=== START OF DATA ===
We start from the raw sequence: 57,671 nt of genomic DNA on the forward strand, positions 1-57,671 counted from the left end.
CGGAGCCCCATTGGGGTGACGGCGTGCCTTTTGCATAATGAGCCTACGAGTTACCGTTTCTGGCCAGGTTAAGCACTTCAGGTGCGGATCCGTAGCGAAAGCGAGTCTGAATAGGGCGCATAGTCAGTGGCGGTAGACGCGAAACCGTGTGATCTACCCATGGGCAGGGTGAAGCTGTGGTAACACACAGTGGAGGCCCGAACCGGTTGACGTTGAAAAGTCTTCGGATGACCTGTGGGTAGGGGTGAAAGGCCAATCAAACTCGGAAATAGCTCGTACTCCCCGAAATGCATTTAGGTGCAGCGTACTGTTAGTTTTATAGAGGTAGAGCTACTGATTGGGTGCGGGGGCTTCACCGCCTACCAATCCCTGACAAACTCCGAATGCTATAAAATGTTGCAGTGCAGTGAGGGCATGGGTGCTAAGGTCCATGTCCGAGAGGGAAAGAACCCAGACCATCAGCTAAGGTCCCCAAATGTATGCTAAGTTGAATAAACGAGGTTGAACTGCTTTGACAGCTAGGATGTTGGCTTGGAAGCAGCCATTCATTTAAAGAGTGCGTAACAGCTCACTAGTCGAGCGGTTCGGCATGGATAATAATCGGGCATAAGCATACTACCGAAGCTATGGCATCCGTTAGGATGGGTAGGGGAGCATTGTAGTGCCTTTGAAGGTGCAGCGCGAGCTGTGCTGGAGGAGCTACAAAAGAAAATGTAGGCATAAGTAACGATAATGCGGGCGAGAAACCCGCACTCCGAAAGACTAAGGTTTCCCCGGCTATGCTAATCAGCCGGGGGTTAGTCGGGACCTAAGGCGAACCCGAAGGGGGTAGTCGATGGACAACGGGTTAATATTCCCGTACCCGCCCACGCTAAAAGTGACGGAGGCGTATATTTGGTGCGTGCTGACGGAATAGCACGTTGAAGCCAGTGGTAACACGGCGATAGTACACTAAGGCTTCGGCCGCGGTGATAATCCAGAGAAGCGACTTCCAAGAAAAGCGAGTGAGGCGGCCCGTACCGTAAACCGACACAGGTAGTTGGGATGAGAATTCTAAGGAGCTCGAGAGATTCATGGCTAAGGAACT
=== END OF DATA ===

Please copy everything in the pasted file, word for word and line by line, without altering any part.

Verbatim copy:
We start from the raw sequence: 57,671 nt of genomic DNA on the forward strand, positions 1-57,671 counted from the left end.
CGGAGCCCCATTGGGGTGACGGCGTGCCTTTTGCATAATGAGCCTACGAGTTACCGTTTCTGGCCAGGTTAAGCACTTCAGGTGCGGATCCGTAGCGAAAGCGAGTCTGAATAGGGCGCATAGTCAGTGGCGGTAGACGCGAAACCGTGTGATCTACCCATGGGCAGGGTGAAGCTGTGGTAACACACAGTGGAGGCCCGAACCGGTTGACGTTGAAAAGTCTTCGGATGACCTGTGGGTAGGGGTGAAAGGCCAATCAAACTCGGAAATAGCTCGTACTCCCCGAAATGCATTTAGGTGCAGCGTACTGTTAGTTTTATAGAGGTAGAGCTACTGATTGGGTGCGGGGGCTTCACCGCCTACCAATCCCTGACAAACTCCGAATGCTATAAAATGTTGCAGTGCAGTGAGGGCATGGGTGCTAAGGTCCATGTCCGAGAGGGAAAGAACCCAGACCATCAGCTAAGGTCCCCAAATGTATGCTAAGTTGAATAAACGAGGTTGAACTGCTTTGACAGCTAGGATGTTGGCTTGGAAGCAGCCATTCATTTAAAGAGTGCGTAACAGCTCACTAGTCGAGCGGTTCGGCATGGATAATAATCGGGCATAAGCATACTACCGAAGCTATGGCATCCGTTAGGATGGGTAGGGGAGCATTGTAGTGCCTTTGAAGGTGCAGCGCGAGCTGTGCTGGAGGAGCTACAAAAGAAAATGTAGGCATAAGTAACGATAATGCGGGCGAGAAACCCGCACTCCGAAAGACTAAGGTTTCCCCGGCTATGCTAATCAGCCGGGGGTTAGTCGGGACCTAAGGCGAACCCGAAGGGGGTAGTCGATGGACAACGGGTTAATATTCCCGTACCCGCCCACGCTAAAAGTGACGGAGGCGTATATTTGGTGCGTGCTGACGGAATAGCACGTTGAAGCCAGTGGTAACACGGCGATAGTACACTAAGGCTTCGGCCGCGGTGATAATCCAGAGAAGCGACTTCCAAGAAAAGCGAGTGAGGCGGCCCGTACCGTAAACCGACACAGGTAGTTGGGATGAGAATTCTAAGGAGCTCGAGAGATTCATGGCTAAGGAACT